Life and Death – Growing In God

We have talked a lot about life and death in our home over the last week.  It’s a heavy topic, but circumstances meant discussing death was unavoidable.

The first thing that happened was that a young mum from our church passed away.  The kids understandably had some questions…

  • Mummy why are you sad?
  • What is a funeral?
  • What happens when people die?
I don’t have all the answers to questions about life and death, but I answered the kids to the best of my ability, at an age appropriate level, according to what I believe.  I’m crying because a very sad thing happened -everybody cries sometimes.  A funeral is like a special church service where thank God for someone’s life, and celebrate what was wonderful about them even though we are sad.  And I believe that when we die, those who have accepted Jesus live forever with Him. 

The second thing that happened was that two of our Gouldian Finch eggs hatched.  The pair had been sitting on four tiny eggs.  Unfortunately a common behaviour of Gouldians is to “pitch” their young.  For a range of reasons, the parents toss their own chicks out of the nest.  Sadly our finches pitched their two chicks, and despite our attempts to return them to the nest, we were unable to save them.  The other two eggs did not hatch.  Again, the kids had questions:

  • Why did they throw their babies?
  • Why didn’t the other eggs hatch?
  • Should we bury them?
  • Why is nature so unfair?
  • Why do some creatures live and some die?

I don’t have all the answers to questions about life and death, but I answered the kids to the best of my ability, at an age appropriate level, according to what I believe.  It is unfair, isn’t it? Sometimes Gouldians pitch their young because the chicks aren’t healthy, and sometimes because they just aren’t ready to be parents yet.  (Aren’t you glad I’m not a Mummy Finch?! I would never pitch you.)  I don’t know why the other two eggs didn’t hatch. Perhaps they didn’t grow properly inside, or maybe the parents didn’t keep them warm enough.  It’s hard to understand, but it’s important to remember that everything that lives – dies one day.  Yes, we can bury them together.  Let’s dig a little hole… 

And thirdly, this weekend is Easter.  Today is Good Friday, the day we reflect on Jesus’ death on the cross.  Sunday is coming, the day we celebrate His resurrection.  And the kids have questions:

  • Why isn’t it called Bad Friday?
  • Why did Jesus die?
  • When can we have Easter eggs?!
I don’t have all the answers to questions about life and death, but I answered the kids to the best of my ability, at an age appropriate level, according to what I believe.  It does seem like a funny name because bad stuff happened and it was really sad when Jesus died on the cross.  But we call it Good Friday because it was good that Jesus came, good that He did all the things God sent Him to do, and good because the job was finished on the cross.  Jesus died for us so that we can all have new life.  Today we eat hot cross buns to remind us of the cross, and on Sunday, we’ll eat Easter eggs because eggs remind us of new life!

 

 Feel free to leave a link to your own Easter – Growing In God post in the comments.

11 thoughts on “Life and Death – Growing In God

  1. I think your answers are honest and truthful – and that’s what kids really need. I naturally want to shield them from pain (my kids) but it’s simply not realistic to do that. They need to learn and accept and move on – just like we do :)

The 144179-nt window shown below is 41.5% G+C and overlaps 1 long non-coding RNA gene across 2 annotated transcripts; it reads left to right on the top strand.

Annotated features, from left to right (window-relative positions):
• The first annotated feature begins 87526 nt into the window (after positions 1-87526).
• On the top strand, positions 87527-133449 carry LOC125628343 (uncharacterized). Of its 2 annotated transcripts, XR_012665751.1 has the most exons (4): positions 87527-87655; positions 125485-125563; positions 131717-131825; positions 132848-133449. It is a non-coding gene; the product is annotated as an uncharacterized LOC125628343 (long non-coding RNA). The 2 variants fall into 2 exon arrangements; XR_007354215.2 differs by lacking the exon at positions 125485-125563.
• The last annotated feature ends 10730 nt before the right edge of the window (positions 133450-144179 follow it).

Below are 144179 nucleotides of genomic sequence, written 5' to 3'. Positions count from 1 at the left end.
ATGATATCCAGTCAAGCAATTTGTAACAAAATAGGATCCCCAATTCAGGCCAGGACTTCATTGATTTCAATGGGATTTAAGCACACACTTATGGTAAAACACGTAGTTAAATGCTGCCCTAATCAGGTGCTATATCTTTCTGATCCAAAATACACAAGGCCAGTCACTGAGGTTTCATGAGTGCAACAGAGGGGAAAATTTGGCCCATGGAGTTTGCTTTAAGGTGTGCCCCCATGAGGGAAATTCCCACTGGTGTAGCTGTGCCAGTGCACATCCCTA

2. Thanks so much for this Cath. We avoided telling the kids before we left for the funeral, as we believe it would have made the kids anxious that something might happen to us while we were away. Then when we got home we have just avoided the topic… and it just hasn’t come up again. Although Mr 5 DID ask “why are you so sad and grumpy mummy?” – I should have just gone for it then! But when it comes up again, we need to tell him why his friend’s mummy isn’t around next time we visit the family… I will be sure to remember your short and sweet answers xx

  3. My pop died when my kids were little. For months afterwards Julia wanted to pray for pop! It took a while to get her to realise he was in heaven and didn’t need our prayers anymore …

  4. Great post. It’s always hard choosing to face these questions with honesty and in an age appropriate way. I really wanted to find a great Easter book to share with our kids. One that captured the message of hope. But I didn’t find anything. Do you know of any?

  5. I think you have answered all their questions really well, also taking into consideration that you did it out of a Christian view. Well done.

  6. Great answers to those tricky questions Cath. I think it’s good to be upfront with kids- tell them what’s happened and why. It’s amazing what they can understand and cope with. Our neighbour passed away at the end of last year and we too had to answer a lot of questions.

  7. Thanks for this post. It so often seems to me that the children are closer to understanding death and its implications than we are! After 37+ years on this earth I still can’t completely wrap my mind around the circle/cycle of life and death, so it is so helpful to know what other moms and children are talking about, and so powerful to read your corresponding stories about God/Nature. The creation so clearly reflects the Creator, and yet still brings us back to our ever present questions. The questions are always so much more prescient than answers could ever be. It takes the children to remind us of this.

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